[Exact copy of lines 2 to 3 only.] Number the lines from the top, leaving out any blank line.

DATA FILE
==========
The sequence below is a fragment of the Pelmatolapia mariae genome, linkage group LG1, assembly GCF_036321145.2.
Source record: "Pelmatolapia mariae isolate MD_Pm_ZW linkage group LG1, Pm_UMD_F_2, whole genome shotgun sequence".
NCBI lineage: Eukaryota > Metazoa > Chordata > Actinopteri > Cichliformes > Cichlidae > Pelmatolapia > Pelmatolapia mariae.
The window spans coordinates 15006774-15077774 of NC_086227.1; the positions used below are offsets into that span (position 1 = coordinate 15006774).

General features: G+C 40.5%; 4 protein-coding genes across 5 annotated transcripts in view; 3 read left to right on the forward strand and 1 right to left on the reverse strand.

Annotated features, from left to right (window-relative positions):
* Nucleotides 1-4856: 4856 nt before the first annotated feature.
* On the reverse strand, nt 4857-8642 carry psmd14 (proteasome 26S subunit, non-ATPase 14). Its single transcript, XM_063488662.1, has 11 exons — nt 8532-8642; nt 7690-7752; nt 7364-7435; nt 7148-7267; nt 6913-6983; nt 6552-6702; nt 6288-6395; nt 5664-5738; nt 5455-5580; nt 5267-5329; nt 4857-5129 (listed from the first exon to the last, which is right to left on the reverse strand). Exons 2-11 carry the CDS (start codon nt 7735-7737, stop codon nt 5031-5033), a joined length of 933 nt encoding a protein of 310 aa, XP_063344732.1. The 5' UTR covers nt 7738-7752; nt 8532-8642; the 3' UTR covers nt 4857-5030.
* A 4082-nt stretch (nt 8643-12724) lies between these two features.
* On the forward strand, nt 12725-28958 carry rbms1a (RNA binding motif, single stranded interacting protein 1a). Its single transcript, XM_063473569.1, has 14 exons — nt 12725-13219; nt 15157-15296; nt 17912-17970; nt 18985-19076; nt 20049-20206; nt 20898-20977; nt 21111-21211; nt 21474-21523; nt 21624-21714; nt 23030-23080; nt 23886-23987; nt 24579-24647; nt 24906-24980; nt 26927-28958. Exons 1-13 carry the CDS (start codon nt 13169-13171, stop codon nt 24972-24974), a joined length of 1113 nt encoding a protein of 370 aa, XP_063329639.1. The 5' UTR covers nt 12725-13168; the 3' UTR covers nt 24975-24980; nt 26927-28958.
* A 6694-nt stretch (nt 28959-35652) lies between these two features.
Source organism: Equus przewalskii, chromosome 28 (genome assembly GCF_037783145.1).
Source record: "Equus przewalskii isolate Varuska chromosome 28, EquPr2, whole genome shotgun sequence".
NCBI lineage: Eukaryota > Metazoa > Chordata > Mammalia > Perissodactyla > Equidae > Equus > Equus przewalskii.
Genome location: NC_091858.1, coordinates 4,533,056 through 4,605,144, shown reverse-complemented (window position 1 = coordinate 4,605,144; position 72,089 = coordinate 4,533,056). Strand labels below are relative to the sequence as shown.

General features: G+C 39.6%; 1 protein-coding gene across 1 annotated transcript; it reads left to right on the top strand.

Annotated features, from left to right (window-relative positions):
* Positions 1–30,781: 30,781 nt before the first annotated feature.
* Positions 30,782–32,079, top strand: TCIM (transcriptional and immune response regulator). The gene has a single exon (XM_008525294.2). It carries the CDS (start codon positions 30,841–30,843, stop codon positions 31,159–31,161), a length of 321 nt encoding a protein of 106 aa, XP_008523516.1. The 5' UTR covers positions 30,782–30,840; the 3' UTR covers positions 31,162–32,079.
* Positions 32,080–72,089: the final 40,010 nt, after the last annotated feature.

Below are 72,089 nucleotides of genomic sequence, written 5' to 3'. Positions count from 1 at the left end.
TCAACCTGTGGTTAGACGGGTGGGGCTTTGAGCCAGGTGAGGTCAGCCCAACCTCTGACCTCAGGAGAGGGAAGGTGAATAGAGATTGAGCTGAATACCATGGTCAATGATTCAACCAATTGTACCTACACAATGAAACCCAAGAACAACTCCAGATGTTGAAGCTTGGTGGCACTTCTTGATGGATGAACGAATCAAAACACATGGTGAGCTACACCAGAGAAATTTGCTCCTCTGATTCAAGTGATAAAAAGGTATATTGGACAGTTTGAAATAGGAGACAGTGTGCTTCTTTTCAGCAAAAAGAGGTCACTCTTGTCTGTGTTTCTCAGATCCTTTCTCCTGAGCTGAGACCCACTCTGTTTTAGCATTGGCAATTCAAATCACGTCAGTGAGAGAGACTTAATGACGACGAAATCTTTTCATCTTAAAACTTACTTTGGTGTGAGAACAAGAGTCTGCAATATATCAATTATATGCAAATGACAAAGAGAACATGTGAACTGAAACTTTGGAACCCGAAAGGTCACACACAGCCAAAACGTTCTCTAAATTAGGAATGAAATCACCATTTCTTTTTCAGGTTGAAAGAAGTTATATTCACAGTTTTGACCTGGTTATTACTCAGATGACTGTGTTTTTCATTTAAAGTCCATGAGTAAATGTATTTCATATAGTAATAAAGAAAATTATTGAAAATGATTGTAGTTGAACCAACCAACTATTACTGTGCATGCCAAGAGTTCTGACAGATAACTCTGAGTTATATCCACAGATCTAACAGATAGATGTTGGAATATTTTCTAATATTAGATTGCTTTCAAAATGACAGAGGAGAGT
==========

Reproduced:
Source record: "Pelmatolapia mariae isolate MD_Pm_ZW linkage group LG1, Pm_UMD_F_2, whole genome shotgun sequence".
NCBI lineage: Eukaryota > Metazoa > Chordata > Actinopteri > Cichliformes > Cichlidae > Pelmatolapia > Pelmatolapia mariae.